If you’re a board member of a coop or condo building, you and your board undoubtedly work hard to represent your fellow owners. While owners want you to maintain your shared home at the lowest cost possible, the primary board and management responsibilities are the management of day-to-day operations, as well as special requests and emergencies. This leaves very little extra time to devote to serious cost cutting.

A Business-Analyst Mindset Makes All the Difference

Few boards have the luxury of running their building as a business, simply because they lack the time and/or skill sets required. Most boards find it extremely difficult just to contain costs, and even more difficult to reduce them. However, we’ve found that when you embrace the idea of running your coop or condo building like a for-profit business, you’ll discover an entirely new world of opportunity. At that point, you realize that everything is negotiable. A great example of how this works relates to fixed costs.

But Fixed Costs Are Fixed. . . Aren’t They?

Under a traditional outlook, cost-cutting enthusiasm wanes when board members realize the majority of their costs are “fixed” costs. The board’s managing agent might also agree that reducing fixed costs is impossible. After all, who can argue with the local water authority over costs?

However, when you start running your building like a business, you look at every line item in the budget in a new way. You don’t skip over the fixed cost line items; you analyze those line items, knowing they have the most wiggle room – where the board can have the most impact on reducing costs. Most of your vendors and suppliers will entertain negotiations, and you may find other strategic ways to cut costs.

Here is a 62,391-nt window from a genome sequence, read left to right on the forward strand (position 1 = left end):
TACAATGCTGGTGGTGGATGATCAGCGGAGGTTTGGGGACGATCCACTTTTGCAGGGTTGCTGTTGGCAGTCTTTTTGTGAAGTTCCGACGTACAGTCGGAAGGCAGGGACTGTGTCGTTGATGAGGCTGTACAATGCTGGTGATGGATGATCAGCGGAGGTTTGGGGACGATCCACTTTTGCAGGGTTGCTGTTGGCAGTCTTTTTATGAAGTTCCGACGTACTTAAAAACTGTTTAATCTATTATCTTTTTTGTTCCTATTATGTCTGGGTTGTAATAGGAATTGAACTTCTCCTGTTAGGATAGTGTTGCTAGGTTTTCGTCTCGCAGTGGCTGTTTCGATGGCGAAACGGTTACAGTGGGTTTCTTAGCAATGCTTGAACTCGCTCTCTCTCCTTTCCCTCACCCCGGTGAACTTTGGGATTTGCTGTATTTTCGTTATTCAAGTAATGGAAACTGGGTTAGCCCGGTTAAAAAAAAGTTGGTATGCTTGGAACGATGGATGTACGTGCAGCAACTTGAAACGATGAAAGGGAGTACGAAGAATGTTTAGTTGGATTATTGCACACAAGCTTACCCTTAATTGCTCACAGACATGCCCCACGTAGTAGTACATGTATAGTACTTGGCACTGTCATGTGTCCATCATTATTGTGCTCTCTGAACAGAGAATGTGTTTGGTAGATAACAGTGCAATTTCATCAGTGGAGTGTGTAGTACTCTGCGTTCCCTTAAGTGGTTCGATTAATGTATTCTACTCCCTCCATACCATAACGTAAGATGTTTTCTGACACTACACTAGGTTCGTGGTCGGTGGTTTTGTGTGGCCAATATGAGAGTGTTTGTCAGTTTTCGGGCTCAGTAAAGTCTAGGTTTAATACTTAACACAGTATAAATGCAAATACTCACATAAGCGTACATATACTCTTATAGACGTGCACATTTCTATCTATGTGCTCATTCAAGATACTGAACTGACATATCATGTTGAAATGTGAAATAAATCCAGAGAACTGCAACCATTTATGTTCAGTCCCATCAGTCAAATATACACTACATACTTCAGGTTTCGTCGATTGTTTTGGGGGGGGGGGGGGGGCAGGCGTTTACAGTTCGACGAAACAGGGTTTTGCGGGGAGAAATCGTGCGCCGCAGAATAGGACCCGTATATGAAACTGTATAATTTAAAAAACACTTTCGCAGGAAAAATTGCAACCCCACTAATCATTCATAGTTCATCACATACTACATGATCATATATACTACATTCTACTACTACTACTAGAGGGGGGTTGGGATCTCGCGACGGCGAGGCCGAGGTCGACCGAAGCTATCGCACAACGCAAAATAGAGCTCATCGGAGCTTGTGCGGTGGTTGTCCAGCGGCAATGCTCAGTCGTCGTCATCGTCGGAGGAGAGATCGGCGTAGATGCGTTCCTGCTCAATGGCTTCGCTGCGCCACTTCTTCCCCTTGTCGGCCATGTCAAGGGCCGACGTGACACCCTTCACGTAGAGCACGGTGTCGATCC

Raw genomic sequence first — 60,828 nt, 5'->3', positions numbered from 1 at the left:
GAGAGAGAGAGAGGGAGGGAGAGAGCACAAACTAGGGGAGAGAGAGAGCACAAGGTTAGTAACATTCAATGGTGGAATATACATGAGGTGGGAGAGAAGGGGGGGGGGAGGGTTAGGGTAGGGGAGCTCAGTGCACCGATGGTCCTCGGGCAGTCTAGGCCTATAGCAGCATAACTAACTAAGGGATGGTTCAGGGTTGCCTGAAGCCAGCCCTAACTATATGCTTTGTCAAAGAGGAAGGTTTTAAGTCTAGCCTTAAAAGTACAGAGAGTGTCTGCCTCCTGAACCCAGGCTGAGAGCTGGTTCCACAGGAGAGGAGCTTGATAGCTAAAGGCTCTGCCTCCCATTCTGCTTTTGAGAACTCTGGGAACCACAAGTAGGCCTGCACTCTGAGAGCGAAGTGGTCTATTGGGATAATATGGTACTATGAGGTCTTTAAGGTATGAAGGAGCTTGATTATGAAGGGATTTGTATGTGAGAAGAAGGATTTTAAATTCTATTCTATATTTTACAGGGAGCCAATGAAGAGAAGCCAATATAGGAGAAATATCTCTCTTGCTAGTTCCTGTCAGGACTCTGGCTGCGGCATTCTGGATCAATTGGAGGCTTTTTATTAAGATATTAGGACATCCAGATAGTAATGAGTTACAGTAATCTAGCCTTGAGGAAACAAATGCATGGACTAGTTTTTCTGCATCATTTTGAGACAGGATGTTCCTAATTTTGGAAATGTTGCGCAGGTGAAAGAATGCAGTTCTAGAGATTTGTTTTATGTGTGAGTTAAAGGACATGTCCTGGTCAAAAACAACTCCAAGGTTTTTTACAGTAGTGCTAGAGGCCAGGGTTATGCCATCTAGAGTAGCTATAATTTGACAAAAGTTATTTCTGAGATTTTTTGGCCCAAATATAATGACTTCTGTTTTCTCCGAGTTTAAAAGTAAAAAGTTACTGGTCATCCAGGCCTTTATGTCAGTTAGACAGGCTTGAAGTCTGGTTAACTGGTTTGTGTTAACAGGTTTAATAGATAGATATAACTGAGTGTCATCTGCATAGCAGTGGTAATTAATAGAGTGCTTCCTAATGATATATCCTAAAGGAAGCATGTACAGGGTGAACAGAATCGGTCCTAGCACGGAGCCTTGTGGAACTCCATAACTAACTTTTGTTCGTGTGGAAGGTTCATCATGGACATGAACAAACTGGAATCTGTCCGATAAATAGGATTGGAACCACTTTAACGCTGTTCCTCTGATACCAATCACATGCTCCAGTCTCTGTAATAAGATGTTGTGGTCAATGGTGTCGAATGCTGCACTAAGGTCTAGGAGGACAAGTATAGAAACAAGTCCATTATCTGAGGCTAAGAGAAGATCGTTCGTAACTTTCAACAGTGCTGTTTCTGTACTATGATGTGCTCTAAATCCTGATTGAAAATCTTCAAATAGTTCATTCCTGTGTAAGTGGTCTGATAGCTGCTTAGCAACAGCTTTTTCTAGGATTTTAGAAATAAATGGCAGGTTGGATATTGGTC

For example, one of our New York clients felt the increases in their water bills were out of control, but they were discouraged, viewing the water bill as a fixed cost. One issue we uncovered was that most of the toilets in the building were 3 gallons per flush toilets, rather than those that met current standards, which is 1.28 gallons per flush for New York City.

With their new business outlook, the board approved a new policy requiring that every owner upgrade their toilets to current DEP standards when selling or renovating their unit. This simple policy change resulted in a 20 percent reduction in the “fixed” water costs of the building.

You Can Make the Difference

As a board member, you can encourage your board to be proactive in finding opportunities to reduce costs. Coop and condo advisors can assist, but real change will happen when the members of the board embrace the concept that everything is negotiable.

Call The Folson Group today to find out how working with a cost consultant can benefit your multifamily building! Ph: 917.648.8151